A month after camera company Nikon Corp. cancelled a photo exhibit on wartime Korean “comfort women,” a judge has ordered the exhibit to open Tuesday as originally planned.
The case has stirred strong emotions in both Japan and South Korea. Nikon had originally accepted earlier this year the exhibit by photographer Ahn Se-hong, titled “Layer by Layer: Korean women left behind in China who were comfort women of the Japanese military.”
But the company suddenly cancelled last month after receiving a storm of protests. Mr. Ahn sued to force Nikon to hold the exhibit, and Judge Yasushi Itami ruled in his favor Friday.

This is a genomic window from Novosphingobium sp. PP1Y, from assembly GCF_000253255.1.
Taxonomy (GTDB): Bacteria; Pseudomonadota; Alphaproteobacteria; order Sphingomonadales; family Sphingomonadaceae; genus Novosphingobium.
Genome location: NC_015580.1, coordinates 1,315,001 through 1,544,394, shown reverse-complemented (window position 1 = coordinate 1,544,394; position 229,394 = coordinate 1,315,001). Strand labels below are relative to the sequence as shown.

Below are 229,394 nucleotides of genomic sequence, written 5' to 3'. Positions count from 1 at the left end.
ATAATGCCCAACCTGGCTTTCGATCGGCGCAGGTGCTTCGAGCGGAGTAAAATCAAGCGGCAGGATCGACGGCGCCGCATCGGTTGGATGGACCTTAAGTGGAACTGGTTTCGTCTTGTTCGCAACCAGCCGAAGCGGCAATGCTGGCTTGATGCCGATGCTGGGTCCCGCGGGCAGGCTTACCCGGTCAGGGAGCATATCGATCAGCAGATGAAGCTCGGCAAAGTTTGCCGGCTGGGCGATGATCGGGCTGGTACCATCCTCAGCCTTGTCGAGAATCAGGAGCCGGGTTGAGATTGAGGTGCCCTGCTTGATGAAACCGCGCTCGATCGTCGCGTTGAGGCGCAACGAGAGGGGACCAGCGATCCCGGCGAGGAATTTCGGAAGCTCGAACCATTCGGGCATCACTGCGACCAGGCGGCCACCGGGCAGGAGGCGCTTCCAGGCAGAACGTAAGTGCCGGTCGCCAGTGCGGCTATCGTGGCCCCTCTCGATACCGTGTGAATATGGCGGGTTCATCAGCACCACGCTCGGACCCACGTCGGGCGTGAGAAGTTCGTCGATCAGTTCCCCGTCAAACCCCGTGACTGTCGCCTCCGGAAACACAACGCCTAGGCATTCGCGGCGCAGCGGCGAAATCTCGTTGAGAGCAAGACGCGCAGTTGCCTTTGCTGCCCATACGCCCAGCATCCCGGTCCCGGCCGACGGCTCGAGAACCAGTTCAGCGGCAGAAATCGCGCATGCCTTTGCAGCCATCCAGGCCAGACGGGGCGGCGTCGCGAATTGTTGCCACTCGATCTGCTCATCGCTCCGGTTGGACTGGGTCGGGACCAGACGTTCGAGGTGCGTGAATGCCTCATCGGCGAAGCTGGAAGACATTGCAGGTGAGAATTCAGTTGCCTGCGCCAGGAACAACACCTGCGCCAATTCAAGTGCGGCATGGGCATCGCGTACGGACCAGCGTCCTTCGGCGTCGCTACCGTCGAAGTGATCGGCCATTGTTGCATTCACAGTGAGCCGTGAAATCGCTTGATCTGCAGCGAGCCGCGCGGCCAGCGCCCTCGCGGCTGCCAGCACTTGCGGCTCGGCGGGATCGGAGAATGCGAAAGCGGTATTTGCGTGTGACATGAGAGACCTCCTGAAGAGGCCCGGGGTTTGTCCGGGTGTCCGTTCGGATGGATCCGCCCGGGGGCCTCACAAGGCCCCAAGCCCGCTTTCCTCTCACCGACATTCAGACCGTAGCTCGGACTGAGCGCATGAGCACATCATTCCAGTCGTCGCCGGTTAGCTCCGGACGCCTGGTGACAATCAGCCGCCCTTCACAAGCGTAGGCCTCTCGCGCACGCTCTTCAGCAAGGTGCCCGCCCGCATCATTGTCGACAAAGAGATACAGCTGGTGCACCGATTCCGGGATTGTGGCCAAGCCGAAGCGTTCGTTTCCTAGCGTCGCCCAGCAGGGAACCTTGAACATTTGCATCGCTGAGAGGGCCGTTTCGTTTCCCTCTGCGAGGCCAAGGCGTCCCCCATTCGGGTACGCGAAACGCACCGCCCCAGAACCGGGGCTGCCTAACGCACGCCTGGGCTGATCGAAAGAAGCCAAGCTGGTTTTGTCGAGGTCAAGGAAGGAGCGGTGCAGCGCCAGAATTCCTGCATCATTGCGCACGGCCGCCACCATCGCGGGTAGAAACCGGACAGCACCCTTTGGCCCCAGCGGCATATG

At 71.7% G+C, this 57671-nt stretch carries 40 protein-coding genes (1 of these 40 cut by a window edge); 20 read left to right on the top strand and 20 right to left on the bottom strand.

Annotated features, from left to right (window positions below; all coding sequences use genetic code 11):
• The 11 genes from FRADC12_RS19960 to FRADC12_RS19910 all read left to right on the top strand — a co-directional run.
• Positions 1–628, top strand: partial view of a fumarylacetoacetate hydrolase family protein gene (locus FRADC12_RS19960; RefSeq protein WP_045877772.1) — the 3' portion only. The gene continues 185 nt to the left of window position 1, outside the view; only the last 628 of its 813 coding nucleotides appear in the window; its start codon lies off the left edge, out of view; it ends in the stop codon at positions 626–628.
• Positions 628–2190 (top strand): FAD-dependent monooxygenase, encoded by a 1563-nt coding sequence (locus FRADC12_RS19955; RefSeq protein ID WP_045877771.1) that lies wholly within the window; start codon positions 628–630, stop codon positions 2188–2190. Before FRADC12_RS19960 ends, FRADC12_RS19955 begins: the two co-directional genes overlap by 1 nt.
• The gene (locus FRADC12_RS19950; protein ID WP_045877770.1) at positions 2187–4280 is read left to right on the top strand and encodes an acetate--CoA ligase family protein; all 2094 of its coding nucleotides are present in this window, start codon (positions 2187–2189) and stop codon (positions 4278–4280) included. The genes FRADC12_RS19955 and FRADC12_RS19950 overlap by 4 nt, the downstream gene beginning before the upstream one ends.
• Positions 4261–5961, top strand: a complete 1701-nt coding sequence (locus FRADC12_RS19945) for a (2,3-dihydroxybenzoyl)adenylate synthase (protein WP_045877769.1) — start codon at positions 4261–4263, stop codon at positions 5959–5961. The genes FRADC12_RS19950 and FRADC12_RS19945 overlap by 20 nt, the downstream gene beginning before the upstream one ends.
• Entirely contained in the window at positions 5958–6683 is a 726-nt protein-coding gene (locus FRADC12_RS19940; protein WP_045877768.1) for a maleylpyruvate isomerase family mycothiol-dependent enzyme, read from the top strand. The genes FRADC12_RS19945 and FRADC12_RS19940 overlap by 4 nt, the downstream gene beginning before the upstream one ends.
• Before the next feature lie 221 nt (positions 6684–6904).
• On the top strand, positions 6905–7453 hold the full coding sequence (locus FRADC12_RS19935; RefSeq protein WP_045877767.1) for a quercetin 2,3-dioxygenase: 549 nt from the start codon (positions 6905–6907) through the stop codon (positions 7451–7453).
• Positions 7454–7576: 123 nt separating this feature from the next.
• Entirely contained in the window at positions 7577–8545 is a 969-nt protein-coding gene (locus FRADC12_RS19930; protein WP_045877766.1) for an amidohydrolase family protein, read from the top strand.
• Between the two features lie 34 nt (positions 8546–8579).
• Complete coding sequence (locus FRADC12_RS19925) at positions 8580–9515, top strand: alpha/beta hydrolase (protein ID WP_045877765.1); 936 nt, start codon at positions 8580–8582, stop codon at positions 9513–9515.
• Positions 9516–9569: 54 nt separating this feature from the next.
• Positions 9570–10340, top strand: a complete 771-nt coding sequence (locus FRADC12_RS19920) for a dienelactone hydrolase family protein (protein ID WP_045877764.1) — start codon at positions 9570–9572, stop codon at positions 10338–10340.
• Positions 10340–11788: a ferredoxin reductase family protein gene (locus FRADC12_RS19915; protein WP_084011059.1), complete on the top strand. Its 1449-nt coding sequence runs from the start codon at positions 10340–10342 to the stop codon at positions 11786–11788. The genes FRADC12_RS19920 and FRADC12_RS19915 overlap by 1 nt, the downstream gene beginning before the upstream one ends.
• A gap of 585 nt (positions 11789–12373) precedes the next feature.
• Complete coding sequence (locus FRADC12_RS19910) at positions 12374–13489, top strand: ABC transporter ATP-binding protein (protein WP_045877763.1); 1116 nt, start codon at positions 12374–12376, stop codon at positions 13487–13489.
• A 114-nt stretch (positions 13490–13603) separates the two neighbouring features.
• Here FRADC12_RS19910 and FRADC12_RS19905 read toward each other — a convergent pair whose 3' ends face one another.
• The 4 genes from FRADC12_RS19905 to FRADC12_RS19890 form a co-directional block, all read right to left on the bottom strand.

In his ruling Judge Itami said that that the political goal of the photos was an invalid reason for cancelling the show. “Even if a photo exhibit is tinged with politics or has some meaning as political activities, it could coexist with the mission of development of photo culture,” Judge Itami wrote.
Bravo, Judge Itami!
As frustrated as South Koreans are at Japanese, their actions towards them are still largely courteous. This is in strict contrast, to the way most Chinese interact with Japanese. Every Chinese person sees a Japanese person, and automatically thinks of WWII, stirring up a lot of raw emotions. No one in Japan looks at China through the lens of WWII, and sees it for what it is today. Korea can at least manage to eek out a win in this court, so what can Chinese do in their interactions with Japanese? No, constantly bringing up WWII in a debate isn’t the answer.
Next stop: Formal written apology.